Forward there’s an opening anchor locker that protects the optional electric windlass, and a single bow roller. With a rope/chain rode and shallow water, sailors will be tempted to haul the anchor line by hand, but the windlass is a nice addition.

Creature Comforts

Below is where ingenuity really counts. It’s not easy to find innovative ways to fit two cabins, a head, a galley, and a basic saloon into 31 feet. There’s one main layout available with a few small tweaks in the forward cabin, which will be comfortable for a single adult or two kids. The bulkhead between the saloon and the forward cabin may be eliminated for an open, great-room feel. With it in place, shelves on both port and starboard can be opened up to form a single or double berth in the cabin.

The master is aft with its own door, a large athwartship berth, adequate resting headroom, and a small entry with standing headroom. To port is a small locker accessible from the above cockpit seat, for fenders or lines.


The saloon table separates two straight settees with the port side also providing a seat for the small, aft-facing nav station–a real surprise and a luxury on a boat of this size.

The L-shaped galley to starboard has a single circular sink near the centerline, Waeco top-loading refrigeration, and a two-burner Eno stove/oven combination. Black quartz countertops with integrated fiddles are a nice touch. Though this galley is small, there’s nothing missing and a creative chef should be able to turn out tasty meals throughout a long weekend.

The single head, with a sink and Jabsco manual toilet, is to port. Although there’s no separate shower stall, the head is large for a boat of this size. Between the galley and the head is the companionway with four easy steps.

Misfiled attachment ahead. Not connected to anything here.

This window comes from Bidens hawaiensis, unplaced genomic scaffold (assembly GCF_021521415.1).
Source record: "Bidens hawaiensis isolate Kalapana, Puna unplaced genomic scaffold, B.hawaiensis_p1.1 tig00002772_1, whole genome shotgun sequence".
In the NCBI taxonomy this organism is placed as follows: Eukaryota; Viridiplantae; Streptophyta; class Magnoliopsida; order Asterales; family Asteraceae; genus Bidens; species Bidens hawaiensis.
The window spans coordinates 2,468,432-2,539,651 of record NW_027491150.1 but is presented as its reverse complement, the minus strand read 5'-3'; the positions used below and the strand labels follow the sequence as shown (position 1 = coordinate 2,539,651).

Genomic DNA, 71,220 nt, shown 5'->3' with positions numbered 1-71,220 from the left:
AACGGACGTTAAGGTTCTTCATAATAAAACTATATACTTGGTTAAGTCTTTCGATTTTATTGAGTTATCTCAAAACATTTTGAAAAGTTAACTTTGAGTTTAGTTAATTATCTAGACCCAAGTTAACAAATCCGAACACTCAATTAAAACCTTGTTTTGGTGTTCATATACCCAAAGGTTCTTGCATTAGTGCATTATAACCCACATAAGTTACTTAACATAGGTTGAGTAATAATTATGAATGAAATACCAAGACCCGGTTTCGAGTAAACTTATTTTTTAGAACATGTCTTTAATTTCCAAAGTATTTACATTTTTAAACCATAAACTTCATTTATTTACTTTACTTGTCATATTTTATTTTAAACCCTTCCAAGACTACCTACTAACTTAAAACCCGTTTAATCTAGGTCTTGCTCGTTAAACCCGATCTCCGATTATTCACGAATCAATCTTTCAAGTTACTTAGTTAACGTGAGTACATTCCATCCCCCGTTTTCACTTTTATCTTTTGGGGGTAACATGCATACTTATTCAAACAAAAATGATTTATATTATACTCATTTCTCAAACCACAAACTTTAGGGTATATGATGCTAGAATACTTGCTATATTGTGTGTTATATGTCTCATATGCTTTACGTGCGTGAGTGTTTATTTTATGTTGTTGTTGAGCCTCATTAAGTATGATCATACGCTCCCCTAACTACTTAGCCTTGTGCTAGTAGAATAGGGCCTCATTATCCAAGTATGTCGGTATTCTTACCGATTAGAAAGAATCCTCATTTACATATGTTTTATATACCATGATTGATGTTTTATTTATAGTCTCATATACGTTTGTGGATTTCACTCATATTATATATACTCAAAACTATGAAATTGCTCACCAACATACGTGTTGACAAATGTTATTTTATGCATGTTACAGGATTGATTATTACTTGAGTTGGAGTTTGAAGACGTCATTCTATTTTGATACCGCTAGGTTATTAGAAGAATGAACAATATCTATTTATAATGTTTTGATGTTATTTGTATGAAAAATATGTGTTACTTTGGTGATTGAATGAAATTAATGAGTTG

Hanse offers various fabrics and wood finishes so owners can personalize their 315. The standard interior finish is a satin mahogany with optional choices of light Italian oak or warm American cherry.

This German builder understands that all of its models, from the largest down to the smallest, must be accommodating and well-mannered to appeal to a broad market. Couples looking to downsize will find the 315 comfortable, less expensive to berth and operate than bigger boats, and a snap to sail. Young families will have plenty of room to stay aboard with kids for days at a time, and first-time boat owners will like the price. The 315 comes in at just under $98,000 base and $150,000 loaded. Most people will find a happy medium somewhere in the middle.

Other Choices: Sailors looking at this boat may also want to consider the slightly larger Bavaria 33 Cruiser, the brand-new Marlow-Hunter 31, or the Saffier SE 33, which places more emphasis on performance and less on cabin room. If you want a smaller and less expensive option, the Catalina 275 may be of interest.

For more information, visit Hanse.

See Hanse 315 listings.
Sail Area506 sq. ft.
Displacement10,361 lbs
Fuel capacity60 gal.
Water capacity26 gal.

Written by: Zuzana Prochazka
Zuzana Prochazka is a writer and photographer who freelances for a dozen boating magazines and websites. A USCG 100 Ton Master, Zuzana has cruised, chartered and skippered flotillas in many parts of the world and serves as a presenter on charter destinations and topics. She is the Chair of the New Product Awards committee, judging innovative boats and gear at NMMA and NMEA shows, and currently serves as immediate past president of Boating Writers International. She contributes to and, and also blogs regularly on her boat review site,